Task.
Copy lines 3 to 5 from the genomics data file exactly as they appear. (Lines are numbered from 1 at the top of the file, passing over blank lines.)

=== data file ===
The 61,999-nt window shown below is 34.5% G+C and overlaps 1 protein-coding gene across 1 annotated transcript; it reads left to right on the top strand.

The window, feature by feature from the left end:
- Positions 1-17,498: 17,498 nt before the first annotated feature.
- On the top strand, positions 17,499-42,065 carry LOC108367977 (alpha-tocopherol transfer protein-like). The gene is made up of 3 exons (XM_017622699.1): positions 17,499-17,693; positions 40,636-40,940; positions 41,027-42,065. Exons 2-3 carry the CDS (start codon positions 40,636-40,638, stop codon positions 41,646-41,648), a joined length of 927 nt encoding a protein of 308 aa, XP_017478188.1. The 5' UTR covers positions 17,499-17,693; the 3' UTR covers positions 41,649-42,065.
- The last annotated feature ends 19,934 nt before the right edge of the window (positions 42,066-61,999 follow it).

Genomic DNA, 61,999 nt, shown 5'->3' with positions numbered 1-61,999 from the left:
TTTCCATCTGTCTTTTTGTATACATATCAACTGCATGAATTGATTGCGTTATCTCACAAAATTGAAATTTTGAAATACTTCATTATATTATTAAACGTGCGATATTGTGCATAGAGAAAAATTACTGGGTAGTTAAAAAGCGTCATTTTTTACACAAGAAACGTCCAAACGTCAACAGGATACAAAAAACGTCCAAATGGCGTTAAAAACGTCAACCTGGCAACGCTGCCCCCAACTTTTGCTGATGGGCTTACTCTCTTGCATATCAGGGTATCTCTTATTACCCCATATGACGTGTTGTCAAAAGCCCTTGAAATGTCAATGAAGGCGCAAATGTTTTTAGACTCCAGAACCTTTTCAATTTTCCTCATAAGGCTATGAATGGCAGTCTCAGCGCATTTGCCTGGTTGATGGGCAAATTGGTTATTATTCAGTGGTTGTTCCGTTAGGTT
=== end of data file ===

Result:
- Positions 1-17,498: 17,498 nt before the first annotated feature.
- On the top strand, positions 17,499-42,065 carry LOC108367977 (alpha-tocopherol transfer protein-like). The gene is made up of 3 exons (XM_017622699.1): positions 17,499-17,693; positions 40,636-40,940; positions 41,027-42,065. Exons 2-3 carry the CDS (start codon positions 40,636-40,638, stop codon positions 41,646-41,648), a joined length of 927 nt encoding a protein of 308 aa, XP_017478188.1. The 5' UTR covers positions 17,499-17,693; the 3' UTR covers positions 41,649-42,065.
- The last annotated feature ends 19,934 nt before the right edge of the window (positions 42,066-61,999 follow it).